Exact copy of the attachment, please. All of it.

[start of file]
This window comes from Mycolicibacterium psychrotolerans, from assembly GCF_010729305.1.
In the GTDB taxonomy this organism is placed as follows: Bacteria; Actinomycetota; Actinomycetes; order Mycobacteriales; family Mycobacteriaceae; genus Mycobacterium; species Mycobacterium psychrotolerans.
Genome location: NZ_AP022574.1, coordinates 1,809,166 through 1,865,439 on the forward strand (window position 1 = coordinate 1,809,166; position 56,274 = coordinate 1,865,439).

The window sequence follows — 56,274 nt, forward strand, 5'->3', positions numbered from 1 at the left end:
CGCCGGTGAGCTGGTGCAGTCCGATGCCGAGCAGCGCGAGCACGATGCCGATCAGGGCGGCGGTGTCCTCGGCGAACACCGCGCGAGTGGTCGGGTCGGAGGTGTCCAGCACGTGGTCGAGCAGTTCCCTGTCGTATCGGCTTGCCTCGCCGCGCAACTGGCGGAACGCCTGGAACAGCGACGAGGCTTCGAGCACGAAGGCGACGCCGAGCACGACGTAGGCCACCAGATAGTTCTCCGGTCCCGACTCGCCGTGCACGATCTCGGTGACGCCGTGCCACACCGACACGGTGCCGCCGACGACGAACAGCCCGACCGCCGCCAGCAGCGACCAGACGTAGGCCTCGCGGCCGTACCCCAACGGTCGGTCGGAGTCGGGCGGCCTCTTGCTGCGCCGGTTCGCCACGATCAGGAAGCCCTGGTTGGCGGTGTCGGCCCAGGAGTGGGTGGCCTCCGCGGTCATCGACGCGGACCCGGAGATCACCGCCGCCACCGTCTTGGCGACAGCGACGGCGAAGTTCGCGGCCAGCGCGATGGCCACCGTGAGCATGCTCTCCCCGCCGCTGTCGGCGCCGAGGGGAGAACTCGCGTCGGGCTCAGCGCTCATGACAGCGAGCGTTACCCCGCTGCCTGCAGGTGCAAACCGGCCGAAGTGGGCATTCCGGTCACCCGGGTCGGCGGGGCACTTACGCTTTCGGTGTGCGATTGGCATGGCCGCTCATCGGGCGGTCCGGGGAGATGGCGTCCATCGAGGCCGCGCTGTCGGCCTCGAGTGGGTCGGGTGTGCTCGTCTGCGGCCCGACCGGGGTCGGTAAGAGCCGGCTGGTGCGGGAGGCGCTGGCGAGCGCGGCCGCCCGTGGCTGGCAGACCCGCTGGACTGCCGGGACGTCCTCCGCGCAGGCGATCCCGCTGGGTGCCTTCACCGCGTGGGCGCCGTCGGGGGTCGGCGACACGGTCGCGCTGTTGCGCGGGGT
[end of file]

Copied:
This window comes from Mycolicibacterium psychrotolerans, from assembly GCF_010729305.1.
In the GTDB taxonomy this organism is placed as follows: Bacteria; Actinomycetota; Actinomycetes; order Mycobacteriales; family Mycobacteriaceae; genus Mycobacterium; species Mycobacterium psychrotolerans.
Genome location: NZ_AP022574.1, coordinates 1,809,166 through 1,865,439 on the forward strand (window position 1 = coordinate 1,809,166; position 56,274 = coordinate 1,865,439).

The window sequence follows — 56,274 nt, forward strand, 5'->3', positions numbered from 1 at the left end:
CGCCGGTGAGCTGGTGCAGTCCGATGCCGAGCAGCGCGAGCACGATGCCGATCAGGGCGGCGGTGTCCTCGGCGAACACCGCGCGAGTGGTCGGGTCGGAGGTGTCCAGCACGTGGTCGAGCAGTTCCCTGTCGTATCGGCTTGCCTCGCCGCGCAACTGGCGGAACGCCTGGAACAGCGACGAGGCTTCGAGCACGAAGGCGACGCCGAGCACGACGTAGGCCACCAGATAGTTCTCCGGTCCCGACTCGCCGTGCACGATCTCGGTGACGCCGTGCCACACCGACACGGTGCCGCCGACGACGAACAGCCCGACCGCCGCCAGCAGCGACCAGACGTAGGCCTCGCGGCCGTACCCCAACGGTCGGTCGGAGTCGGGCGGCCTCTTGCTGCGCCGGTTCGCCACGATCAGGAAGCCCTGGTTGGCGGTGTCGGCCCAGGAGTGGGTGGCCTCCGCGGTCATCGACGCGGACCCGGAGATCACCGCCGCCACCGTCTTGGCGACAGCGACGGCGAAGTTCGCGGCCAGCGCGATGGCCACCGTGAGCATGCTCTCCCCGCCGCTGTCGGCGCCGAGGGGAGAACTCGCGTCGGGCTCAGCGCTCATGACAGCGAGCGTTACCCCGCTGCCTGCAGGTGCAAACCGGCCGAAGTGGGCATTCCGGTCACCCGGGTCGGCGGGGCACTTACGCTTTCGGTGTGCGATTGGCATGGCCGCTCATCGGGCGGTCCGGGGAGATGGCGTCCATCGAGGCCGCGCTGTCGGCCTCGAGTGGGTCGGGTGTGCTCGTCTGCGGCCCGACCGGGGTCGGTAAGAGCCGGCTGGTGCGGGAGGCGCTGGCGAGCGCGGCCGCCCGTGGCTGGCAGACCCGCTGGACTGCCGGGACGTCCTCCGCGCAGGCGATCCCGCTGGGTGCCTTCACCGCGTGGGCGCCGTCGGGGGTCGGCGACACGGTCGCGCTGTTGCGCGGGGT